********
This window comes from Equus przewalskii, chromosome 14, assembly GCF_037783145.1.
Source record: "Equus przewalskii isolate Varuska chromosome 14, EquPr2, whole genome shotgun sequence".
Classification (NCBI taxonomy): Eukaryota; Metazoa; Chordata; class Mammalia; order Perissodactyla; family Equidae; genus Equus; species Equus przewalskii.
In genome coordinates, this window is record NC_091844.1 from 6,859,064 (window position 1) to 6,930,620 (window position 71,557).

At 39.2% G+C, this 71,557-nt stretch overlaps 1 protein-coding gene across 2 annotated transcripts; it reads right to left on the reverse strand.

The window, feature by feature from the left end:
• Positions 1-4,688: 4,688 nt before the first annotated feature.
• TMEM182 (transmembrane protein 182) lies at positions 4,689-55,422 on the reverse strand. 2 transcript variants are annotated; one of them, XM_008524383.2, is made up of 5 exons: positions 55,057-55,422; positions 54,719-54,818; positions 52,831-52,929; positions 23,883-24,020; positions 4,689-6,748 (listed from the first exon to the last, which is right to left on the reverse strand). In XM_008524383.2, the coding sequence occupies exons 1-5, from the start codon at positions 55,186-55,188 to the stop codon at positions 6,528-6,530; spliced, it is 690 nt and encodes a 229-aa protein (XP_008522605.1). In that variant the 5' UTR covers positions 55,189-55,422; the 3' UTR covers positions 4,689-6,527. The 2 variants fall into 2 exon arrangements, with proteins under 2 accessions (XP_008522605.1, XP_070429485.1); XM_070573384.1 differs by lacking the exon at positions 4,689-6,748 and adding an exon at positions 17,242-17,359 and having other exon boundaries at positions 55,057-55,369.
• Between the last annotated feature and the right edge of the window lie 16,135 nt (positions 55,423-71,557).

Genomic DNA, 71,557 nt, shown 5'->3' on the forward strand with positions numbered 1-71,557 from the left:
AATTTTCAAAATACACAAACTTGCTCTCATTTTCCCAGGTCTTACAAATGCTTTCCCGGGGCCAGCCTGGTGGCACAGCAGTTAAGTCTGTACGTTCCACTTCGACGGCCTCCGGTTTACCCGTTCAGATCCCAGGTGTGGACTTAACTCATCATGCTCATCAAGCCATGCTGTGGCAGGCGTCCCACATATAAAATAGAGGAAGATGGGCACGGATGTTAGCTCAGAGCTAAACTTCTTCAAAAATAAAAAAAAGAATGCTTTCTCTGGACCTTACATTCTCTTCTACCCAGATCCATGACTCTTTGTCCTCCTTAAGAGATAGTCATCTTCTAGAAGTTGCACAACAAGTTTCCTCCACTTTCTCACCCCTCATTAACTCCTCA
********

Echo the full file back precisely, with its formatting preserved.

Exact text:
This window comes from Equus przewalskii, chromosome 14, assembly GCF_037783145.1.
Source record: "Equus przewalskii isolate Varuska chromosome 14, EquPr2, whole genome shotgun sequence".
Classification (NCBI taxonomy): Eukaryota; Metazoa; Chordata; class Mammalia; order Perissodactyla; family Equidae; genus Equus; species Equus przewalskii.
In genome coordinates, this window is record NC_091844.1 from 6,859,064 (window position 1) to 6,930,620 (window position 71,557).

At 39.2% G+C, this 71,557-nt stretch overlaps 1 protein-coding gene across 2 annotated transcripts; it reads right to left on the reverse strand.

The window, feature by feature from the left end:
• Positions 1-4,688: 4,688 nt before the first annotated feature.
• TMEM182 (transmembrane protein 182) lies at positions 4,689-55,422 on the reverse strand. 2 transcript variants are annotated; one of them, XM_008524383.2, is made up of 5 exons: positions 55,057-55,422; positions 54,719-54,818; positions 52,831-52,929; positions 23,883-24,020; positions 4,689-6,748 (listed from the first exon to the last, which is right to left on the reverse strand). In XM_008524383.2, the coding sequence occupies exons 1-5, from the start codon at positions 55,186-55,188 to the stop codon at positions 6,528-6,530; spliced, it is 690 nt and encodes a 229-aa protein (XP_008522605.1). In that variant the 5' UTR covers positions 55,189-55,422; the 3' UTR covers positions 4,689-6,527. The 2 variants fall into 2 exon arrangements, with proteins under 2 accessions (XP_008522605.1, XP_070429485.1); XM_070573384.1 differs by lacking the exon at positions 4,689-6,748 and adding an exon at positions 17,242-17,359 and having other exon boundaries at positions 55,057-55,369.
• Between the last annotated feature and the right edge of the window lie 16,135 nt (positions 55,423-71,557).

Genomic DNA, 71,557 nt, shown 5'->3' on the forward strand with positions numbered 1-71,557 from the left:
AATTTTCAAAATACACAAACTTGCTCTCATTTTCCCAGGTCTTACAAATGCTTTCCCGGGGCCAGCCTGGTGGCACAGCAGTTAAGTCTGTACGTTCCACTTCGACGGCCTCCGGTTTACCCGTTCAGATCCCAGGTGTGGACTTAACTCATCATGCTCATCAAGCCATGCTGTGGCAGGCGTCCCACATATAAAATAGAGGAAGATGGGCACGGATGTTAGCTCAGAGCTAAACTTCTTCAAAAATAAAAAAAAGAATGCTTTCTCTGGACCTTACATTCTCTTCTACCCAGATCCATGACTCTTTGTCCTCCTTAAGAGATAGTCATCTTCTAGAAGTTGCACAACAAGTTTCCTCCACTTTCTCACCCCTCATTAACTCCTCA